Digital twins enable new business models, such as when an equipment manufacturer offers a lease on a digitally enabled component.
Another company the program works with is Philips. The company, which has made electric razors for decades, wanted to improve the time-to-market and design process by using data from a line of smart shavers that users can customize based on their skin sensitivity. Sensors embedded in the shavers collect information on how they’re being used, and that information is fed into a digital twin to advise the consumer of a specific shaver.
Digital twins are also enabling new business models. For example, an equipment manufacturer may offer a lease on a digitally enabled component. Through such a “product-as-a-service” model, customers reap the advantages because there’s a much smaller initial financial outlay and much less downtime. Although you won’t know what’s going on inside a machine or component until it breaks or stops functioning correctly, a digital twin using IIoT means faster servicing and attention before something bad happens, thanks to predictive analytics. One company that is already offering this is Germany’s Kaeser Kompressoren. Thanks to a digital twin, its “smart air” as-a-service product uses predictive analytics to assess operating health and perform maintenance before there’s a problem.
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Digital twins for factory workers
Digital twins can even be used for people. Indeed, at Texas State’s Ingram School of Engineering, Jesus Jimenez is directing research into digital twinning workers in a factory.
The idea, says Jimenez, an industrial engineering professor, is to look at not only productivity, but also research and ergonomics of, for example, a machine operator or forklift driver. They use sensors and motion capture systems with cameras that capture the way a study subject moves while performing different types of actions commonly found in manufacturing, like lifting and reaching. Data on the physiology of the operator – heart rate, calories burned, respiration rate – are collected and put into the twin to help predict things like fatigue.
“You can see not only how to train your operators better, you can also look at things that are providing feedback on when the human will be ready for a transition to a different job or a different schedule,” says Jimenez.
Jimenez’s team is expanding its research to include cognitive functions to help better understand how humans in these contexts make decisions and errors, also factoring in cognitive decline. Here, too, sensors provide the data for workers’ digital twins. “There are lots of opportunities, like creating training tools for the operator,” Jimenez says. “We could do something like capturing the highly skilled operators and save a copy of that person.” That way, when someone retires, for example, all those years of knowledge and experience aren’t lost. Their past actions and successful approaches to solving problems could be passed on to other employees.
Future possibilities for digital twins
In addition to researchers looking at operators on the factory floor, experts point to other possibilities for digital twins:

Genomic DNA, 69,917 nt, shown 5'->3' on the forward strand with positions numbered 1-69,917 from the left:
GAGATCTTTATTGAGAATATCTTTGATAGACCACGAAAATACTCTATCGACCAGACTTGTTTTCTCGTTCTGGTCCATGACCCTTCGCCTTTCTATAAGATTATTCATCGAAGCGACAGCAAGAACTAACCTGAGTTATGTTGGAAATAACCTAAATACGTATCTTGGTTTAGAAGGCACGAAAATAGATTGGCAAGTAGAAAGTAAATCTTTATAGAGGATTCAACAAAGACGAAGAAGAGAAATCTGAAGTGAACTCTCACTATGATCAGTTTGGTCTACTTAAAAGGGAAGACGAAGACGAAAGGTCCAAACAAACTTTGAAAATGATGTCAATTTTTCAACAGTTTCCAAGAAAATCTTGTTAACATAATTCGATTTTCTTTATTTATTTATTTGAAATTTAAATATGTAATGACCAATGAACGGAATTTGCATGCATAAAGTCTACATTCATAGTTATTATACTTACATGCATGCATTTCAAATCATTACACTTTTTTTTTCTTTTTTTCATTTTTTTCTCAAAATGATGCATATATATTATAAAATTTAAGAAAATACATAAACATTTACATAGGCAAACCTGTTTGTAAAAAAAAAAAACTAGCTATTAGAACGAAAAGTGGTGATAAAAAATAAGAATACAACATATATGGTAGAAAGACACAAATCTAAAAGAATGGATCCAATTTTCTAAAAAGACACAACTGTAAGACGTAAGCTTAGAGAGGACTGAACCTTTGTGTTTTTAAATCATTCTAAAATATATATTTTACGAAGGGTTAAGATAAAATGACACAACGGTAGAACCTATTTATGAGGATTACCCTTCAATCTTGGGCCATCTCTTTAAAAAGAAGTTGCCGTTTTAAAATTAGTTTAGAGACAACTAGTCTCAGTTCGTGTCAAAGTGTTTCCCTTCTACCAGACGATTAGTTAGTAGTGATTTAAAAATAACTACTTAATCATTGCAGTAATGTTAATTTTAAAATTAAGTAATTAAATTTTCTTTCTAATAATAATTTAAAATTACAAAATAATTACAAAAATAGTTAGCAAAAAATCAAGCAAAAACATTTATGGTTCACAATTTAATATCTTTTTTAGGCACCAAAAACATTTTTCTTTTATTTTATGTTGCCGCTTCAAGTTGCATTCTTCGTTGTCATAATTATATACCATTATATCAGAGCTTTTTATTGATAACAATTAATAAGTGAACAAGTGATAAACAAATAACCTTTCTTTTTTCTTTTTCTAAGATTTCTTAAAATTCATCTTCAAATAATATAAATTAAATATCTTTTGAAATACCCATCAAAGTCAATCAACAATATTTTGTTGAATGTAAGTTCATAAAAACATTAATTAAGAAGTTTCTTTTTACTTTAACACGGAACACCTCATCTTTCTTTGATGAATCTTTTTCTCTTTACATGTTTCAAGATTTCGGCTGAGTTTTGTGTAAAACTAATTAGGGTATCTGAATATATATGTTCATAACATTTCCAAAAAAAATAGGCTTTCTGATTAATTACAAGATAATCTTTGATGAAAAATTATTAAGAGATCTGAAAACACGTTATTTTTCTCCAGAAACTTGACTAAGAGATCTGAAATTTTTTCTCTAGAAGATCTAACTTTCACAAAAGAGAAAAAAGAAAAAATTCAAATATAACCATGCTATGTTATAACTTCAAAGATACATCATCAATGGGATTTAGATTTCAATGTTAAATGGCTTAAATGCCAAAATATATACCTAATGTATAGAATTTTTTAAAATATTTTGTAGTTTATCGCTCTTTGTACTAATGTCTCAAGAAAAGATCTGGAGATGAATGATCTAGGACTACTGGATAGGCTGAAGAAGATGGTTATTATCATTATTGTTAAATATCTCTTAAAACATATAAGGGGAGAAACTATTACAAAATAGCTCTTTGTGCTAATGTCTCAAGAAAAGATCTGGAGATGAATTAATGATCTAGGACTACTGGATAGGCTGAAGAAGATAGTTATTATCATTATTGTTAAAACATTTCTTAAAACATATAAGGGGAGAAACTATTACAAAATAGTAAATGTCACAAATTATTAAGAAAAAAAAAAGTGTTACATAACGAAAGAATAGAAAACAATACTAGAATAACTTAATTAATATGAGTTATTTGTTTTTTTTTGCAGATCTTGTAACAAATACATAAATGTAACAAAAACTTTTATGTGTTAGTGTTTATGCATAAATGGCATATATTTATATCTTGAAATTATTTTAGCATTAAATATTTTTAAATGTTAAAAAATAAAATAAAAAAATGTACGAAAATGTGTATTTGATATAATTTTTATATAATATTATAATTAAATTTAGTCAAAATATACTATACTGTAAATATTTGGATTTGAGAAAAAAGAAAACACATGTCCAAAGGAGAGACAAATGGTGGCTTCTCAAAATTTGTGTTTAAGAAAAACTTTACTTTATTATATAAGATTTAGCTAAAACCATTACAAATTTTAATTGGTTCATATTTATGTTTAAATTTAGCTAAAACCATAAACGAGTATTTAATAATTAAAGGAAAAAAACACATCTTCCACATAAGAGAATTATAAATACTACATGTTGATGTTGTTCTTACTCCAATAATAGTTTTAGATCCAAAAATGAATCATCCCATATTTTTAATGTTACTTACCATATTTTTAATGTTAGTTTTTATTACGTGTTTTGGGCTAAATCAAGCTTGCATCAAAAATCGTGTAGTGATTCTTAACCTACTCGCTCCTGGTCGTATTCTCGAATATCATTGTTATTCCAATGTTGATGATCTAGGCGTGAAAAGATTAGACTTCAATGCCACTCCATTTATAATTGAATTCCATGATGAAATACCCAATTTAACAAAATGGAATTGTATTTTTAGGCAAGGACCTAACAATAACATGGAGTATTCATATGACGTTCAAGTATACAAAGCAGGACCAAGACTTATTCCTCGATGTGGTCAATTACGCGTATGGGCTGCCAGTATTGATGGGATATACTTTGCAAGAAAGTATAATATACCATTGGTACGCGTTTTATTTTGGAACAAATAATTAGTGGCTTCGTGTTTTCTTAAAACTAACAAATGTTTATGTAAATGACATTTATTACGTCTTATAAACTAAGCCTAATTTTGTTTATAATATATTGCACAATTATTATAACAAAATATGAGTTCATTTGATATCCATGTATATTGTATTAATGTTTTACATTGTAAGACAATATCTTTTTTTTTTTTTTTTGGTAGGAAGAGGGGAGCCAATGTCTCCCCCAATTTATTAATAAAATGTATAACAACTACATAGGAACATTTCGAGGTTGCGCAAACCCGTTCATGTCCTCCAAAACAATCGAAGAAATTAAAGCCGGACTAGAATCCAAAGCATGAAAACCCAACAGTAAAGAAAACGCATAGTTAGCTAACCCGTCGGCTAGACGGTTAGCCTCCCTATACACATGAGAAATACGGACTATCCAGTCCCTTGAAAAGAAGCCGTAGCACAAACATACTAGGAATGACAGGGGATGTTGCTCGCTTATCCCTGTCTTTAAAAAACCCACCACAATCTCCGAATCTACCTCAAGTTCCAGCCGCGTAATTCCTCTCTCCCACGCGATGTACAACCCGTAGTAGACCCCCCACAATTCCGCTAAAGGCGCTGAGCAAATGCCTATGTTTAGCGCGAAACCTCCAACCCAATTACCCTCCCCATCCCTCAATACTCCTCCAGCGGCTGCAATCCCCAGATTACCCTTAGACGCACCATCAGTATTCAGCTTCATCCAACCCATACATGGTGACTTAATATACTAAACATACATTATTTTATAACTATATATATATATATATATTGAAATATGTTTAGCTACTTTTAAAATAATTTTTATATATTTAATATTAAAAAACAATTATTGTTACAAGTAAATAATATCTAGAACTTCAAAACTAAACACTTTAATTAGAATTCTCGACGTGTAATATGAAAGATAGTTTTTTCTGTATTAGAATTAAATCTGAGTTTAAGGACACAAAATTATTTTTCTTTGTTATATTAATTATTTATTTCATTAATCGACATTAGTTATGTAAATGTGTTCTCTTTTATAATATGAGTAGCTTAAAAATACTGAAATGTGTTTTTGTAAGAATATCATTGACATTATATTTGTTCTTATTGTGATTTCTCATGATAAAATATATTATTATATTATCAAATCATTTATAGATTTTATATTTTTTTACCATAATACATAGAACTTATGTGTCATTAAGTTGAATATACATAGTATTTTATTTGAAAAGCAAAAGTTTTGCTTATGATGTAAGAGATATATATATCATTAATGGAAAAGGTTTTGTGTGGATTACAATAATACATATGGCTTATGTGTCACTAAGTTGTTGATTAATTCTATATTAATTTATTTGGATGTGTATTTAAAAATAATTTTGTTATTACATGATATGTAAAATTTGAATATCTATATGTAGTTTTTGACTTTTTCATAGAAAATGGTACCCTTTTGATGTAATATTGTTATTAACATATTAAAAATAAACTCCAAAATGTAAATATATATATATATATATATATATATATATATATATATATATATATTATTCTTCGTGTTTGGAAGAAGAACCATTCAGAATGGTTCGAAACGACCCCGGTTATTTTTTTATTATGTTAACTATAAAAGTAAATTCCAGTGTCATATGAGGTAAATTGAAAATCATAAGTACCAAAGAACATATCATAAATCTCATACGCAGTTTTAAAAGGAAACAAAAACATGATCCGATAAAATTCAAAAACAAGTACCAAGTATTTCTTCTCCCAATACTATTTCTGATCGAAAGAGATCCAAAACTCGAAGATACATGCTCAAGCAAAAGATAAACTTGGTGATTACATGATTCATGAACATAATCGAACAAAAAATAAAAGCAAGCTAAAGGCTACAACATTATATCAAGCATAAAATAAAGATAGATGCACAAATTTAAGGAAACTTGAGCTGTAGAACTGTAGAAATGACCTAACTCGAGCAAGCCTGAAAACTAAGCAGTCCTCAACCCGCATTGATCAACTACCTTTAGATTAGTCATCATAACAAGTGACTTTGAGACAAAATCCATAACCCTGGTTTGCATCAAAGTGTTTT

- Logistics: Digitally enabling supply chains holds potential for creating more efficient, resilient, and sustainable global trade. By twinning products in transit and the transit itself, real-time visibility into where a shipment is would enable better decision-making if, for example, an enormous ship got stuck in the bank of the Suez Canal. (Not that that would ever happen, of course.)
A digital twin could identify and solve many “what-if” scenarios to enable better decision-making for highly complex supply chains. This vision of creating digital twins of supply chains has a major obstacle to overcome: sharing intelligence. Companies often hold their data close and that gets in the way of efficiency. “The best solution we have found is to simulate the supply chain really well to the warehouse level and then, depending on how close we are with our supplier, we can make them part of a digital twin,” says Ramachandran of PA Consulting.
- Sustainability: Using digital twins to improve sustainability index scores is also on many businesses’ radar, according to Ramachandran. In this application, digital twins work by suggesting the most environmentally sustainable method or path – like how a product is shipped or the raw materials are used in production.
- Pharmaceuticals: Digital twins, along with artificial intelligence (AI) and machine learning, can accelerate drug discovery and testing by first modeling them before going to clinical trials.
Charles Cooney, professor emeritus of chemical engineering at MIT, believes digital twins will be a very powerful tool in improving the quality and lowering the costs involved in developing biotherapeutics by speeding up regulatory approvals. Cooney says these drug therapy products are the pharmaceutical industry’s fastest-growing segment because there is a high degree of specificity for the product to treat its target disease.
Digital twins with robust mechanistic models supported by process analytical technology and analytical methods for critical quality attributes will improve assessment of safety and efficacy and speed up the approval process, he explains. “You can begin to see how the technology is helping you improve the process for the patient. And at the end of the day, the most important thing that we have to do is to ensure the safety and efficacy of the patient experience,” says Cooney.
These examples illustrate that researchers are still exploring future possibilities for digital twins. Ramachandran notes that the possibilities in a case like the supply chain example depend on collecting enough data – and the right data, including from third parties and business partners – to support strategic decision-making. That will take work.
In the meantime, like a good soaping of the factory floor at the end of another productive day, digital twins are poised to provide clean views of a manufacturer’s processes and help uncover better ways of doing business.